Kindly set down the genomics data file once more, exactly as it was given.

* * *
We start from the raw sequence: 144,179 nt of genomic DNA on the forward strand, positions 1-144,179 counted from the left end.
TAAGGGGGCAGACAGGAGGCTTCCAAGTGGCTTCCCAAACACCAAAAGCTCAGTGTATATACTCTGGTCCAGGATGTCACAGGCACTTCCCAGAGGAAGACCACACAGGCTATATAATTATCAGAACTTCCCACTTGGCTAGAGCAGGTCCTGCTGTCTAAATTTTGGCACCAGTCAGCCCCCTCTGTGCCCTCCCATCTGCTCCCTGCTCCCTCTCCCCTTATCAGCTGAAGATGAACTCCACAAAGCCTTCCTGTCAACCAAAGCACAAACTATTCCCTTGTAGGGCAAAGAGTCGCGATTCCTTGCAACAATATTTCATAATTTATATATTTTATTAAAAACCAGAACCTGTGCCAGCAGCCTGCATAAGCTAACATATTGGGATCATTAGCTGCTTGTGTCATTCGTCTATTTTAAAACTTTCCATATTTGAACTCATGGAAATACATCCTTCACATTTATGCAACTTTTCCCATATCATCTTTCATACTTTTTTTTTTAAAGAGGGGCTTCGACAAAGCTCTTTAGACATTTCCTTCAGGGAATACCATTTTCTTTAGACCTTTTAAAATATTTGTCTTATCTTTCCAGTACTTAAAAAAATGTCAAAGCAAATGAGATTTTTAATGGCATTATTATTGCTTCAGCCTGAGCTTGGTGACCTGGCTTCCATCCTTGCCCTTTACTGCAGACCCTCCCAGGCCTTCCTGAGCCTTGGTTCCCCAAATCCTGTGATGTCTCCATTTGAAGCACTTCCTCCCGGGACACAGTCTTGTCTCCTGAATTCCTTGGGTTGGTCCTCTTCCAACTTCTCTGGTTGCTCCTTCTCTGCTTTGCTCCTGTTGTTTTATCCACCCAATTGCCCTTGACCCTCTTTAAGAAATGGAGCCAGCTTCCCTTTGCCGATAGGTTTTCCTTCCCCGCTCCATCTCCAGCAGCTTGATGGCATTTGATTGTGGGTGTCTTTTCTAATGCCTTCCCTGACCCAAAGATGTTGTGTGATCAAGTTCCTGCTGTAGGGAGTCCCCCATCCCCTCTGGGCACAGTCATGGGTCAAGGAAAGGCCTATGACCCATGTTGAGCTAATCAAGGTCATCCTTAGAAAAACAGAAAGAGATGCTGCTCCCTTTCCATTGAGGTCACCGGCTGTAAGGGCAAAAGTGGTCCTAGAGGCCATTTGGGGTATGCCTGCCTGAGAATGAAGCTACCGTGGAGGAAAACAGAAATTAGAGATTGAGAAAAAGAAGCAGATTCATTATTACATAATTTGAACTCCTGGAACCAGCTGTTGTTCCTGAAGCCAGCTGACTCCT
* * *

We start from the raw sequence: 144,179 nt of genomic DNA on the forward strand, positions 1-144,179 counted from the left end.
TAAGGGGGCAGACAGGAGGCTTCCAAGTGGCTTCCCAAACACCAAAAGCTCAGTGTATATACTCTGGTCCAGGATGTCACAGGCACTTCCCAGAGGAAGACCACACAGGCTATATAATTATCAGAACTTCCCACTTGGCTAGAGCAGGTCCTGCTGTCTAAATTTTGGCACCAGTCAGCCCCCTCTGTGCCCTCCCATCTGCTCCCTGCTCCCTCTCCCCTTATCAGCTGAAGATGAACTCCACAAAGCCTTCCTGTCAACCAAAGCACAAACTATTCCCTTGTAGGGCAAAGAGTCGCGATTCCTTGCAACAATATTTCATAATTTATATATTTTATTAAAAACCAGAACCTGTGCCAGCAGCCTGCATAAGCTAACATATTGGGATCATTAGCTGCTTGTGTCATTCGTCTATTTTAAAACTTTCCATATTTGAACTCATGGAAATACATCCTTCACATTTATGCAACTTTTCCCATATCATCTTTCATACTTTTTTTTTTAAAGAGGGGCTTCGACAAAGCTCTTTAGACATTTCCTTCAGGGAATACCATTTTCTTTAGACCTTTTAAAATATTTGTCTTATCTTTCCAGTACTTAAAAAAATGTCAAAGCAAATGAGATTTTTAATGGCATTATTATTGCTTCAGCCTGAGCTTGGTGACCTGGCTTCCATCCTTGCCCTTTACTGCAGACCCTCCCAGGCCTTCCTGAGCCTTGGTTCCCCAAATCCTGTGATGTCTCCATTTGAAGCACTTCCTCCCGGGACACAGTCTTGTCTCCTGAATTCCTTGGGTTGGTCCTCTTCCAACTTCTCTGGTTGCTCCTTCTCTGCTTTGCTCCTGTTGTTTTATCCACCCAATTGCCCTTGACCCTCTTTAAGAAATGGAGCCAGCTTCCCTTTGCCGATAGGTTTTCCTTCCCCGCTCCATCTCCAGCAGCTTGATGGCATTTGATTGTGGGTGTCTTTTCTAATGCCTTCCCTGACCCAAAGATGTTGTGTGATCAAGTTCCTGCTGTAGGGAGTCCCCCATCCCCTCTGGGCACAGTCATGGGTCAAGGAAAGGCCTATGACCCATGTTGAGCTAATCAAGGTCATCCTTAGAAAAACAGAAAGAGATGCTGCTCCCTTTCCATTGAGGTCACCGGCTGTAAGGGCAAAAGTGGTCCTAGAGGCCATTTGGGGTATGCCTGCCTGAGAATGAAGCTACCGTGGAGGAAAACAGAAATTAGAGATTGAGAAAAAGAAGCAGATTCATTATTACATAATTTGAACTCCTGGAACCAGCTGTTGTTCCTGAAGCCAGCTGACTCCT